And which artists overall?

I was super into a lot of different stuff, a lot of stuff my parents turned me onto early on, I kinda didn’t accept at first as most kids wouldn’t, but it kinda comes back around. I listened to a lot of RnB, Pop Punk; Green Day, Lil Bow Wow, 50 Cent, a bunch of pop of just in the early 2000’s and late 90’s was around the house and in my ears. In my teens I was a really big jazz head and played in a jazz band.

Which artists would you most like to collaborate with?

I’m really stoked actually to collaborate, I think I might be working with Duckwrth pretty soon, I really like his stuff. I would definitely say Kendrick Lamar, he’s so sick, that’d definitely be the dream collab. Otherwise I’m kinda open to different ideas in terms of collaborations. Someone like Alina Baraz might be cool or SZA. Maybe even in a production sense it could be interesting.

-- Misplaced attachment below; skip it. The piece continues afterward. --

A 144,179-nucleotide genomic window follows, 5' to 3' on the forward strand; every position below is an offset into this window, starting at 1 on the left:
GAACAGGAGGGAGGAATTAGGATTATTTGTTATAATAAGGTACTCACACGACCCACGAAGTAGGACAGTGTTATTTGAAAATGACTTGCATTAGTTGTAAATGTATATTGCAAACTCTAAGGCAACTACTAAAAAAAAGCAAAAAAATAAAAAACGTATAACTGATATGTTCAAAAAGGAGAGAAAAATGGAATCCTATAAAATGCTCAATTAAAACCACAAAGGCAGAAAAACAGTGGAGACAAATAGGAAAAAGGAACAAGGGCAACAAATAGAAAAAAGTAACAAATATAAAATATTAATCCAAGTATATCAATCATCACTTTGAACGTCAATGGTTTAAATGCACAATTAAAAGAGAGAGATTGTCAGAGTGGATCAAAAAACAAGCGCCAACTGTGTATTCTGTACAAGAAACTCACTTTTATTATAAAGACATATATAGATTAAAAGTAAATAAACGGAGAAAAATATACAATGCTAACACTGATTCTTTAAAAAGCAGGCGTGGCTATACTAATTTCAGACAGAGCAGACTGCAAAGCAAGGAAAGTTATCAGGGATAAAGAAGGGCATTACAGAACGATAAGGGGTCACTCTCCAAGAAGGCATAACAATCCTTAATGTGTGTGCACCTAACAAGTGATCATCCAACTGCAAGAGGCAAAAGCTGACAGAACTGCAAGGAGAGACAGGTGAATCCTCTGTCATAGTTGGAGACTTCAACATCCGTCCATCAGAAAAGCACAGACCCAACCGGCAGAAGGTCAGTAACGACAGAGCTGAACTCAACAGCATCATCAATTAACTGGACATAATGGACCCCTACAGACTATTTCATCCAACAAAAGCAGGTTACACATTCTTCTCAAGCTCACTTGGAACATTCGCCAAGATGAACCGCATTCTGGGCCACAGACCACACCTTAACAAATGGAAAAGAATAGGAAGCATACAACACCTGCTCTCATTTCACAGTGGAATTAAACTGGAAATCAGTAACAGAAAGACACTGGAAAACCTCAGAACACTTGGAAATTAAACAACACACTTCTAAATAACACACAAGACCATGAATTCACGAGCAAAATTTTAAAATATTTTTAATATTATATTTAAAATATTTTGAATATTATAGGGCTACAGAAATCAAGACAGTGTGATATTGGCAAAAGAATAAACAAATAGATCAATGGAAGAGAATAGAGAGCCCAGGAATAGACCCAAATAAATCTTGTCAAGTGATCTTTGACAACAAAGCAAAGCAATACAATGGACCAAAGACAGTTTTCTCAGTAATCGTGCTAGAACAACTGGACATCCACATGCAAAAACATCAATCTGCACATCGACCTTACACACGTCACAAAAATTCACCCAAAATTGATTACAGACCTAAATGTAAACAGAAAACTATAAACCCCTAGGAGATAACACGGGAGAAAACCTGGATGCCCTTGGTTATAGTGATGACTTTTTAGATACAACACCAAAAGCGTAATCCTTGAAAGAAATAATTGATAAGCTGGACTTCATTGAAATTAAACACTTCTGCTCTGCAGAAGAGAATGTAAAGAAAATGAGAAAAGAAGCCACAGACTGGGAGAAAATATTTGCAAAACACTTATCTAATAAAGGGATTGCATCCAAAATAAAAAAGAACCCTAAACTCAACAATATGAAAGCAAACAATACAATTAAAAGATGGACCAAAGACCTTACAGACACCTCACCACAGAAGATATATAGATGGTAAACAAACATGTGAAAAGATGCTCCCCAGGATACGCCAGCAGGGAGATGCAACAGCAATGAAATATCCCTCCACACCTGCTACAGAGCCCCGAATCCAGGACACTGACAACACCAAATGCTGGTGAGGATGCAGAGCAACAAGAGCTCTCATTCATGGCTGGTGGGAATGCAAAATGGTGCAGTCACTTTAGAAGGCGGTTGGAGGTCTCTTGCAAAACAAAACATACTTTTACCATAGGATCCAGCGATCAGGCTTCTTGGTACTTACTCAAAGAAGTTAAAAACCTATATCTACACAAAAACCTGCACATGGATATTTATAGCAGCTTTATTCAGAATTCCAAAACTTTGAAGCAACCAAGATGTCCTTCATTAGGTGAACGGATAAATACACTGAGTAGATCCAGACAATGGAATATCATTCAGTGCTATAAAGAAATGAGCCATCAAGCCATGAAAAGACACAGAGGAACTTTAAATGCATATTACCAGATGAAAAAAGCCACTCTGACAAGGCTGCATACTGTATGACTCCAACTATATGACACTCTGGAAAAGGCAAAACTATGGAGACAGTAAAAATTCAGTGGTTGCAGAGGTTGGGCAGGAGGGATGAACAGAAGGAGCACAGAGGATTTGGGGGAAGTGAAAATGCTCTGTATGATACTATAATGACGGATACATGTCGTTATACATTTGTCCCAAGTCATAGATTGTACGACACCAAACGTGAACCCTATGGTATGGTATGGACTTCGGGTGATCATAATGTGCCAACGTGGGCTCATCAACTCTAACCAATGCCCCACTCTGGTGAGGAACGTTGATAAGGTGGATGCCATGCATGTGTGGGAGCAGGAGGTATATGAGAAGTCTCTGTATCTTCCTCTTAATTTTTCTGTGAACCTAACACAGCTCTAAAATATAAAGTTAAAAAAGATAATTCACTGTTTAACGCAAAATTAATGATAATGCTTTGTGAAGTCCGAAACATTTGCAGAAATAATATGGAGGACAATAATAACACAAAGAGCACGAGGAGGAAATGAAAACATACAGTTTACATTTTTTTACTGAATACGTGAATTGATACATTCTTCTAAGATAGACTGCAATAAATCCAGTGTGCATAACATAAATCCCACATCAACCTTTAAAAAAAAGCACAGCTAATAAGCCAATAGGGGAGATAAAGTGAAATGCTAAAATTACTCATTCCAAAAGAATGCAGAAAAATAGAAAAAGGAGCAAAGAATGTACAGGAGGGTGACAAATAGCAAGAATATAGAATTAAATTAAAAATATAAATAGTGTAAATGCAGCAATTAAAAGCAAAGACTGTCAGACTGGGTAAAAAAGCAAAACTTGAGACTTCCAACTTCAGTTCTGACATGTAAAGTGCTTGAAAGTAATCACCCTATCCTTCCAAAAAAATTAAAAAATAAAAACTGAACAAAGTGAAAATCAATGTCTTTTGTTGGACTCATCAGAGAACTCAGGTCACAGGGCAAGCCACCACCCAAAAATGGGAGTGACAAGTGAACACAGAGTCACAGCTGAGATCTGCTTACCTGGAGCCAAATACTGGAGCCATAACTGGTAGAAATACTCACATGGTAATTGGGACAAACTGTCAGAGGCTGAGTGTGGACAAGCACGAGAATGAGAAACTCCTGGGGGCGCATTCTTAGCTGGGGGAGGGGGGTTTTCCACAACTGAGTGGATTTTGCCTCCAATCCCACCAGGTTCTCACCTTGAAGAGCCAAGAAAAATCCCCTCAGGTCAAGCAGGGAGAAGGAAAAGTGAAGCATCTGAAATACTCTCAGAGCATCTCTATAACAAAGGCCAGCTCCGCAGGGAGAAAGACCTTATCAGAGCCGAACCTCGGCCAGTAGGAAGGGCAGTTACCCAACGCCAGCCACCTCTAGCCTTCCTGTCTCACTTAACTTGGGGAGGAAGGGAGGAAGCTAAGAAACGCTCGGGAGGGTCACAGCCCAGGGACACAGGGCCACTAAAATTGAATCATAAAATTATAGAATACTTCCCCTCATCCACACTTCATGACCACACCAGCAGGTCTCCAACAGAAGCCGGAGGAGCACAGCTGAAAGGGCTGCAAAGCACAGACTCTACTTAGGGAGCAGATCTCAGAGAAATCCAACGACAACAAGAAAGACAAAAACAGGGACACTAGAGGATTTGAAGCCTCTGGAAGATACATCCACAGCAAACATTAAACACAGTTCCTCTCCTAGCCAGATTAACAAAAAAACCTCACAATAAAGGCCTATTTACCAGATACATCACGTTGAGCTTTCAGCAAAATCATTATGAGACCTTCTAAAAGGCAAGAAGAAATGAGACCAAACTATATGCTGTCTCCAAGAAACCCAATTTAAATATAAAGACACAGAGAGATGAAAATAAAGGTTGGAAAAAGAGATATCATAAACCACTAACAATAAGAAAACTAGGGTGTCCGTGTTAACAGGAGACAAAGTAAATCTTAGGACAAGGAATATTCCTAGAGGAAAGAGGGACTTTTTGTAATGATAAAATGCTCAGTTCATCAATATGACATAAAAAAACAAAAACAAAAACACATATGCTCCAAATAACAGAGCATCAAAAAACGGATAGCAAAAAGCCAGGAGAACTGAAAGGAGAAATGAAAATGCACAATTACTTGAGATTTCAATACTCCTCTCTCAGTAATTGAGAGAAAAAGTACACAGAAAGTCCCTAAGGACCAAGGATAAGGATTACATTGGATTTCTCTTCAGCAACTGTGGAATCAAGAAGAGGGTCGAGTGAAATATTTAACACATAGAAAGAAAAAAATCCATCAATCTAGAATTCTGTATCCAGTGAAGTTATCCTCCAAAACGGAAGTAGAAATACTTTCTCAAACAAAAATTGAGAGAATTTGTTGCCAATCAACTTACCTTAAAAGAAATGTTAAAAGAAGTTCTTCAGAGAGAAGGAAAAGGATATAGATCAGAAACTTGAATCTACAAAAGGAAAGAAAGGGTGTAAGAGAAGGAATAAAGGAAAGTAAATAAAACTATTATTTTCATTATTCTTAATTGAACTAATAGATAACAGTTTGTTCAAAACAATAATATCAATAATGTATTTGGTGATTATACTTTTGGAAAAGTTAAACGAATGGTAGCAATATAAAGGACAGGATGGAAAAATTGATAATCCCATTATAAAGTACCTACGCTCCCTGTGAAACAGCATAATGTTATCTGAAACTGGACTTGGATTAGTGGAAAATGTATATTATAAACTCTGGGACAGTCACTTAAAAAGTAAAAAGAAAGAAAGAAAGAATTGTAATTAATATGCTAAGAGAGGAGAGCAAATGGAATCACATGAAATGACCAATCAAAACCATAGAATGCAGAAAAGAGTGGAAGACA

As a poly-instrumentalist, front man and songwriter, what’s the creative process like for you in terms of collaboration? Do you do most everything alone or like to include others in the process?

That’s a great question, I’m kind of grappling with that right now because I do get hit up for a lot of production and collabs, and it’s easiest sometimes for me to just be by myself and just make everything on my own. But there are some situations where I’ve been collaborating with people lately, on my next project I have one co-production, everything else is on my own. That’s a good example of someone having a cool sound, something I admire, and I’ll work with them for that particular reason. But in general I definitely feel like it’s difficult because I am a producer, so if a producer wants to work with me you gotta be good, cause I can already do this.

Blood Type seems to cover lots of topics regarding relationships, specifically, people struggling to stay present in the digital age. Would you say the whole E.P. is based on this theme or is the project more so general observation?